Mystic River isn’t regarded too kindly these days – lots of GBG’s favorable reviews included dismissive references to the earlier picture – but naturalism, especially the Hollywood variety, rarely gets its due. Gone Baby Gone benefits from greater geographic verisimilitude, a crisply edited trip through the familiars of police procedural drama, and a tip-top supporting cast, especially Morgan Freeman and Ed Harris (bravely sporting an appalling haircut), both clawing out of the casting doldrums. Not much talk about an excellent lead performance by Casey Affleck, unfortunately, who wrings surprising variations from his gurgly growl that unearth his character’s moral filigrees. The last third is a disaster that I blame on Lehane as much as B. Affleck, redeemed only by the alert, darting eyes of Michelle Monaghan. Apparently she and Casey Affleck are recurring characters in Lehane fiction. It wouldn’t bother me if Ben honed his chops filming another one of these, making judicious use of a black felt tip pen on the source material.

You know, it’s my loss that I haven’t thought much about “Baby Be Mine.” It’s true that the right contemporary remix — by, say, Escort — would release MJ’s pent-up aching rivers (“Won’t you stay with me until the morning sun,” yow!). I also wonder whether the song was released at the wrong time. Would it have been a better fit on Dangerous or, better, the dreary Bad? Teddy Riley would have smoked this.

Roy Scheider, R.I.P.

I saw Naked Lunch before Jaws and The French Connection, so my first acquaintance with Roy Scheider found him wearing a fuck-awful tan suit and crunching on dialogue like Kellogs cornflakes. A terrific Dr. Benway, in other words. When I finally saw All That Jazz a few months ago, I was shocked by how compelling and, well, sexy Scheider was in this otherwise drippy example of mythologizing; wearing skintight black jeans and shirt, cropped hair, and a beatnik goatee, he was a grinning satyr in search of a film with his buoyance. I said elsewhere today that Scheider had an odd, perfect talent for committing to a project yet looking preoccupied, like his mind was home in his study, reading What Maisie Knew. His work in “SeaQuest” certainly confirmed this.

After months of playing “The Opposite of Hallelujah” at least twice a week, I’m officially sorry I underrated Jens Lekman’s Night Falls Over Kortedala. Cavils about his flat, doleful voice aside, I admire how the arrangements (those strings!) consistently undercut the bathos; in a few cases, they inflate the bathos, waiting for a well-timed lyric here or backup singer there, in a thrilling reminder that, at this stage in his career, Lekman understands self-parody better than Morrissey did.

“It’s seriously not funny when reedy-voiced dorks sing about beating you up. It’s just not. And when those jokes take the form of a laundry-list of wrestling moves, some of which I’m pretty sure don’t exist, it’s somehow even more galling” — yes, yes, YES. Breihan, testifying to what makes Hot Chip so goddamn annoying. Then again, The Warning confused me when I first heard it too — this nebbish-soul is what so many friends were raving about? — before it insinuated itself without much fuss, the sort of record whose twitchy, billowy songs torment you in the bath or while buying swordfish at the local market. Made in the Dark is even twitchier and more billowy, the nebbish-soul loud and proud. The highlight for me is “One Pure Thought,” whose intro guitar upstrokes and chirpy synth interlude (with the sung “I won’t be on my way” bit) are begging to be mauled by an enterprising DJ.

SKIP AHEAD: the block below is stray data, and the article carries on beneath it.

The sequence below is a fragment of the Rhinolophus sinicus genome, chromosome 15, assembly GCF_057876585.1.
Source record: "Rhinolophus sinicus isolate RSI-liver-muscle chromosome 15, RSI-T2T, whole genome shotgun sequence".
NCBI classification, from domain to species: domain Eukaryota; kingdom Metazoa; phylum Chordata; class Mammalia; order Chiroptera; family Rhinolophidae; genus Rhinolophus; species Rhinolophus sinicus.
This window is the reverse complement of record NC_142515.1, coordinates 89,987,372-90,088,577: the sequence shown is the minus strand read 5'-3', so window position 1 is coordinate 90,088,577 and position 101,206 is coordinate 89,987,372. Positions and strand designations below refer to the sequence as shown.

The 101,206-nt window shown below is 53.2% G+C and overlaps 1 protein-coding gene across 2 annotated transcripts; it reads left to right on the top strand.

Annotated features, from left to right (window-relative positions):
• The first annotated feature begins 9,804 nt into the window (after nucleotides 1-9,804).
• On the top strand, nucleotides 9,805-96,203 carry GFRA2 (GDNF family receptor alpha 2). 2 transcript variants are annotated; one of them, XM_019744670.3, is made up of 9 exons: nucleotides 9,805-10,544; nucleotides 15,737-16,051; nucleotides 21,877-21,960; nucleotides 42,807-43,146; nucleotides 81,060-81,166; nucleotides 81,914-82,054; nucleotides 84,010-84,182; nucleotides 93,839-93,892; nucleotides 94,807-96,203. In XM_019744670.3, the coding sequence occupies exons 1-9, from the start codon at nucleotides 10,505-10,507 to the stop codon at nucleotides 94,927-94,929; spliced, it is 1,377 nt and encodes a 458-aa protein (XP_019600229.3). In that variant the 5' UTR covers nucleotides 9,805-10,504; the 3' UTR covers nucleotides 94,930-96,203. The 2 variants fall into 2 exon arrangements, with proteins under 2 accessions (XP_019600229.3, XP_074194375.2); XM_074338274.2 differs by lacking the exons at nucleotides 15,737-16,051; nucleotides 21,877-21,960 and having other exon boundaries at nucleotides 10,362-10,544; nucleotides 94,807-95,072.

I haven’t paid much attention to the Herculues & Love Affair, but I’ve carried “Blind” around on my iPod for a few weeks. Yes, it’s the only sonic setting in which I want to hear the formerly loathesome Antony, but the track still sounds fusty, tentative; this one also needs an enterprising remix (like Frankie Knuckles, wouldn’t ya know — love how the foregrounded bass echoes Me’shell Ngedeocello’s work on John Mellencamp’s “Wild Nights” cover)

A man who need never dine alone

Hugh Hewitt is a strange man. His blog advertises “exclusive sailing with Hugh Hewitt” with a picture of smilin’ Hugh that’s chilling enough to freeze a gas oven. Hewitt, one of those happy souls in whose own company he’s never bored, wrote a book last in 2007 in which he delineated the ways in which a Governor Mitt “Mittens” Romney campaign would be credible to a GOP “movement conservative” base tolerant of iconoclasm as long as the candidate eventually recants.

Day after wearisome day, Hewitt has proselytized for Romney, and in the carbuncled echo chamber of movement conservatism it produced satisfying effects; insofar as Rudy Giuliani had any competition in the heady days of 2007, it came from the Stormin’ Mormon. As Huckabee and McCain started winning early races, Hewitt’s efforts got more touching. So devoted was he to his Grinning God that there was no semantic evasion — no abasement of the language — to which he wouldn’t subject himself. If you can forgive the attempt at Freudian analysis, I’d like to think that the nascent Orwell fascination in some conservatives stems from a silent plea for approval — a breath from his nostrils would enliven the Brand X obfuscation of their prose (proud liberals should test their tolerance for heterodoxy and dip into Hewitt’s blog and The Corner more often; Ned’s the only other friend who indulges himself thusly, and he probably eats Fritos with lunch too)

But on to Hewitt, and his post today on the retirement of Mittens Romney:

Governor Romney is an incredibly gifted man –intelligent in the way very few people are, charismatic, and blessed with an amiable openness and determined, strong character.

He is a good man, and his very successful run towards the presidency is a testament to his talents. His magnificent family represents an achievement in the private sphere that he shares with Ann Romney and which was reflected in his accomplishments in business, at the Olympics and in Massachusetts.

Because he is a very good man, a great conservative and an extraordinary patriot he is standing aside to allow Senator McCain’s national campaign to commence. There were excellent reasons for Romney to stay in the hunt, including the opportunity to score some impressive victories in places like Ohio, which might have served Romney well in any future campaign.

To which Nicole of ILX posted the only possible response:

Governor Romney is an incredibly gifted man –intelligent in the way very few people are, charismatic, and blessed with an amiable openness and determined, strong character, shoulder-length, sun-streaked blond hair, sparkling blue-green eyes the color of the Caribbean, cameo skin, and a perfect size-six figure.